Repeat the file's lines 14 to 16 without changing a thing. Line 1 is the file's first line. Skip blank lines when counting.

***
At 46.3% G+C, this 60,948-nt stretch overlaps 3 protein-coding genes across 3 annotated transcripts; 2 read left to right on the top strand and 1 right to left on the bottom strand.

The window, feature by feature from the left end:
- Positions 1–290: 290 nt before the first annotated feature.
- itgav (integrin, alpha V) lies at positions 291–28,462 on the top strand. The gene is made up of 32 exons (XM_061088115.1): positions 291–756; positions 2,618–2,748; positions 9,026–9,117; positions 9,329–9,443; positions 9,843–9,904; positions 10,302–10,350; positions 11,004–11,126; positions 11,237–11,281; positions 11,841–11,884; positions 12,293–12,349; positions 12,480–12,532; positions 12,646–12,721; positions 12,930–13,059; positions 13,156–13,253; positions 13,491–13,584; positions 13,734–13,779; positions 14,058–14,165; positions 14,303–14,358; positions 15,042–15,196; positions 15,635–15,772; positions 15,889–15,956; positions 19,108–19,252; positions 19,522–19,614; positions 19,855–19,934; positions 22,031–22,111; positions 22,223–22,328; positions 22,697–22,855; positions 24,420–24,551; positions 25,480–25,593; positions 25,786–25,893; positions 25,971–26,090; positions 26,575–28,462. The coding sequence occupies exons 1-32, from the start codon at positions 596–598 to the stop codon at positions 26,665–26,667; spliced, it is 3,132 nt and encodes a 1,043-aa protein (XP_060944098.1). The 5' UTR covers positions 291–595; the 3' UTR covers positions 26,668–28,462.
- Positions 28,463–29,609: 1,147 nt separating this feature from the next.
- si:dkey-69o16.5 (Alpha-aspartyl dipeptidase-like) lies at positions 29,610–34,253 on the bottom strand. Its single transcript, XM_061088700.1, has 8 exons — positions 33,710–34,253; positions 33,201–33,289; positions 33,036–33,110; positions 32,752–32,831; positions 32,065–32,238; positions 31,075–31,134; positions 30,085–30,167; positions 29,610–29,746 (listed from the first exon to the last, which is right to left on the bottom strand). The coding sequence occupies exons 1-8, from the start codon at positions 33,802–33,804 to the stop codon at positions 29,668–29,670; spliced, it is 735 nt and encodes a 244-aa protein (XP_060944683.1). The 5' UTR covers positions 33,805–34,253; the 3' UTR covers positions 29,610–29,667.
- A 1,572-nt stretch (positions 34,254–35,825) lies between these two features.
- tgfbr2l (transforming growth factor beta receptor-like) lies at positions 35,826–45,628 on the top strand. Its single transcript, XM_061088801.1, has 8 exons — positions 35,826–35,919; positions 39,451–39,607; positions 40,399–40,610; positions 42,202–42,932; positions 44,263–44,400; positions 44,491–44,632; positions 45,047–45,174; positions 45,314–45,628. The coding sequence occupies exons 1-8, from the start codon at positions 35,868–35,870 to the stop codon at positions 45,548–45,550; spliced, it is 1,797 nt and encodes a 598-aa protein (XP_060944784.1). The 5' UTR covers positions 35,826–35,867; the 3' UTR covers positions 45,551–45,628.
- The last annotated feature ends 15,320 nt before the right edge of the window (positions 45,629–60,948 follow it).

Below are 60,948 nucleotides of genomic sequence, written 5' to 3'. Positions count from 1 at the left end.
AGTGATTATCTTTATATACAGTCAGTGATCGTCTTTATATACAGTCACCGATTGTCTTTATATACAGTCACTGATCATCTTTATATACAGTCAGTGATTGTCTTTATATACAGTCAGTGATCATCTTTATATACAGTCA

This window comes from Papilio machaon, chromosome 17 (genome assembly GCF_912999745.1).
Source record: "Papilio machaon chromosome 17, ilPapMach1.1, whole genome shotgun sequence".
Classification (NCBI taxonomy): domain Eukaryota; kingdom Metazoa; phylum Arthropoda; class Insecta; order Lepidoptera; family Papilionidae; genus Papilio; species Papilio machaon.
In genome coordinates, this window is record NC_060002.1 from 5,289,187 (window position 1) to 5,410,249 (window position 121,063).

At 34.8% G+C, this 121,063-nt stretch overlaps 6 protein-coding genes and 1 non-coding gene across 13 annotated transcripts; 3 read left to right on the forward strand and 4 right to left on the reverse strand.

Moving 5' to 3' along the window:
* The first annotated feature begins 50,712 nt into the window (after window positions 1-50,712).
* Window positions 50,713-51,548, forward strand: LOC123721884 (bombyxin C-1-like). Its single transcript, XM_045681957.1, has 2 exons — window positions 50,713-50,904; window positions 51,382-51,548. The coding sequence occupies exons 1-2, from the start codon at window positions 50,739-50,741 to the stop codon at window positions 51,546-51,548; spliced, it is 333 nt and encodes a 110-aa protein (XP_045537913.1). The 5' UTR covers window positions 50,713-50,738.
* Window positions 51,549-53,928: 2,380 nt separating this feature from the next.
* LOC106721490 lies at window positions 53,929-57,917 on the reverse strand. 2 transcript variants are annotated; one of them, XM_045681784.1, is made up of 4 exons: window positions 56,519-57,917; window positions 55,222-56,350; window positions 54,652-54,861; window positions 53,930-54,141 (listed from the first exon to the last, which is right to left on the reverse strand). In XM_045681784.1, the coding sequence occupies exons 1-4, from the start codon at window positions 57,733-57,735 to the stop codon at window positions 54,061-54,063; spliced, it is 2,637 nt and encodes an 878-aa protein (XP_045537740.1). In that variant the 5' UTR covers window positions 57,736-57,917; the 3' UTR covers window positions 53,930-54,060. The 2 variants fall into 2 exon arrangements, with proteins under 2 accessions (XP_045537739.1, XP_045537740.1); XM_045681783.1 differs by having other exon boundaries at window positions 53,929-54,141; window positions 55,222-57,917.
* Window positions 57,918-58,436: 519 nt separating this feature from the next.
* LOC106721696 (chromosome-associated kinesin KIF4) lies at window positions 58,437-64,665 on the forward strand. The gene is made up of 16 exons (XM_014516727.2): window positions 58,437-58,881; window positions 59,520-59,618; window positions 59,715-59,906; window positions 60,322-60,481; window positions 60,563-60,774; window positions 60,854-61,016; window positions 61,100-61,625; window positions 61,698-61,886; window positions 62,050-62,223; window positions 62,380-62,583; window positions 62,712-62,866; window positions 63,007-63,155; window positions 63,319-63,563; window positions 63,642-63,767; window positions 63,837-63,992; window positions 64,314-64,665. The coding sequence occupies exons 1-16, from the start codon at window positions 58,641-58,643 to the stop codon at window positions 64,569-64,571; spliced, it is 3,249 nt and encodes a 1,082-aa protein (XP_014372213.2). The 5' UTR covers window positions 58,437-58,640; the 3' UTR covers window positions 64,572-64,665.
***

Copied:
Classification (NCBI taxonomy): domain Eukaryota; kingdom Metazoa; phylum Arthropoda; class Insecta; order Lepidoptera; family Papilionidae; genus Papilio; species Papilio machaon.
In genome coordinates, this window is record NC_060002.1 from 5,289,187 (window position 1) to 5,410,249 (window position 121,063).

At 34.8% G+C, this 121,063-nt stretch overlaps 6 protein-coding genes and 1 non-coding gene across 13 annotated transcripts; 3 read left to right on the forward strand and 4 right to left on the reverse strand.